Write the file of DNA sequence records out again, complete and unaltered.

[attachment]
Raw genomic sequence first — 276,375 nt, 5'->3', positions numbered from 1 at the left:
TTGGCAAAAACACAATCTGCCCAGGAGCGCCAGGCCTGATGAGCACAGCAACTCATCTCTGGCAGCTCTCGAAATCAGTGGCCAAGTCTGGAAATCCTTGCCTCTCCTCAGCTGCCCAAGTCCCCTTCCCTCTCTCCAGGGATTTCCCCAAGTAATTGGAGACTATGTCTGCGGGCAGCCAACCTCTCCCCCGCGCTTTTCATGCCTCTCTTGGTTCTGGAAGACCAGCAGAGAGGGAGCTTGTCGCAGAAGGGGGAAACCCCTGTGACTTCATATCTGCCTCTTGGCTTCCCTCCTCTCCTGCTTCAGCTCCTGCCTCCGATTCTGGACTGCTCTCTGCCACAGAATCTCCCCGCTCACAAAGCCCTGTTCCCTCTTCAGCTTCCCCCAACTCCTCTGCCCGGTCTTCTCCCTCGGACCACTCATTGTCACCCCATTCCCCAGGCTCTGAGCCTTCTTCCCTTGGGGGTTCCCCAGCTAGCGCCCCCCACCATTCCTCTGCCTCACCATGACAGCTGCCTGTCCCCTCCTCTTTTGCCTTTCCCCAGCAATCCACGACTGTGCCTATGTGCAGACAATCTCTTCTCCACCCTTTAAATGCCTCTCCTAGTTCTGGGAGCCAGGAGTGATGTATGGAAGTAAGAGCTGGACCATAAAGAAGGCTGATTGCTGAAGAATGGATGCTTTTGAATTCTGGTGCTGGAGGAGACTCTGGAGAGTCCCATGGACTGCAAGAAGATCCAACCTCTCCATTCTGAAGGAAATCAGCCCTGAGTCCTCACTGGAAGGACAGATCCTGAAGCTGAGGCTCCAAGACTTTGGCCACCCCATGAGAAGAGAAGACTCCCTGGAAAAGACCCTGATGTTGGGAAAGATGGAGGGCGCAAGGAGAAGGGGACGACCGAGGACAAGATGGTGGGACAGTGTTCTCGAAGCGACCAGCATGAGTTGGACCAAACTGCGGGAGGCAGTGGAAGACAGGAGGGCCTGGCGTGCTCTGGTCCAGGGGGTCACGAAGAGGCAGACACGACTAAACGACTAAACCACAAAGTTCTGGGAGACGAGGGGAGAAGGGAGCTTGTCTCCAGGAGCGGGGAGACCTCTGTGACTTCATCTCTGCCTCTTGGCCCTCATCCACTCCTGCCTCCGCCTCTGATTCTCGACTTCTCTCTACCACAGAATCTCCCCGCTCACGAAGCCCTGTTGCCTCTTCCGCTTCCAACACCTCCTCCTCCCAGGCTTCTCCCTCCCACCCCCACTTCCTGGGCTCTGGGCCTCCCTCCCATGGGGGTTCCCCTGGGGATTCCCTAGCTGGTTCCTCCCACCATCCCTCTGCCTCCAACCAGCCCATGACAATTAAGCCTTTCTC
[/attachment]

Raw genomic sequence first — 276,375 nt, 5'->3', positions numbered from 1 at the left:
TTGGCAAAAACACAATCTGCCCAGGAGCGCCAGGCCTGATGAGCACAGCAACTCATCTCTGGCAGCTCTCGAAATCAGTGGCCAAGTCTGGAAATCCTTGCCTCTCCTCAGCTGCCCAAGTCCCCTTCCCTCTCTCCAGGGATTTCCCCAAGTAATTGGAGACTATGTCTGCGGGCAGCCAACCTCTCCCCCGCGCTTTTCATGCCTCTCTTGGTTCTGGAAGACCAGCAGAGAGGGAGCTTGTCGCAGAAGGGGGAAACCCCTGTGACTTCATATCTGCCTCTTGGCTTCCCTCCTCTCCTGCTTCAGCTCCTGCCTCCGATTCTGGACTGCTCTCTGCCACAGAATCTCCCCGCTCACAAAGCCCTGTTCCCTCTTCAGCTTCCCCCAACTCCTCTGCCCGGTCTTCTCCCTCGGACCACTCATTGTCACCCCATTCCCCAGGCTCTGAGCCTTCTTCCCTTGGGGGTTCCCCAGCTAGCGCCCCCCACCATTCCTCTGCCTCACCATGACAGCTGCCTGTCCCCTCCTCTTTTGCCTTTCCCCAGCAATCCACGACTGTGCCTATGTGCAGACAATCTCTTCTCCACCCTTTAAATGCCTCTCCTAGTTCTGGGAGCCAGGAGTGATGTATGGAAGTAAGAGCTGGACCATAAAGAAGGCTGATTGCTGAAGAATGGATGCTTTTGAATTCTGGTGCTGGAGGAGACTCTGGAGAGTCCCATGGACTGCAAGAAGATCCAACCTCTCCATTCTGAAGGAAATCAGCCCTGAGTCCTCACTGGAAGGACAGATCCTGAAGCTGAGGCTCCAAGACTTTGGCCACCCCATGAGAAGAGAAGACTCCCTGGAAAAGACCCTGATGTTGGGAAAGATGGAGGGCGCAAGGAGAAGGGGACGACCGAGGACAAGATGGTGGGACAGTGTTCTCGAAGCGACCAGCATGAGTTGGACCAAACTGCGGGAGGCAGTGGAAGACAGGAGGGCCTGGCGTGCTCTGGTCCAGGGGGTCACGAAGAGGCAGACACGACTAAACGACTAAACCACAAAGTTCTGGGAGACGAGGGGAGAAGGGAGCTTGTCTCCAGGAGCGGGGAGACCTCTGTGACTTCATCTCTGCCTCTTGGCCCTCATCCACTCCTGCCTCCGCCTCTGATTCTCGACTTCTCTCTACCACAGAATCTCCCCGCTCACGAAGCCCTGTTGCCTCTTCCGCTTCCAACACCTCCTCCTCCCAGGCTTCTCCCTCCCACCCCCACTTCCTGGGCTCTGGGCCTCCCTCCCATGGGGGTTCCCCTGGGGATTCCCTAGCTGGTTCCTCCCACCATCCCTCTGCCTCCAACCAGCCCATGACAATTAAGCCTTTCTC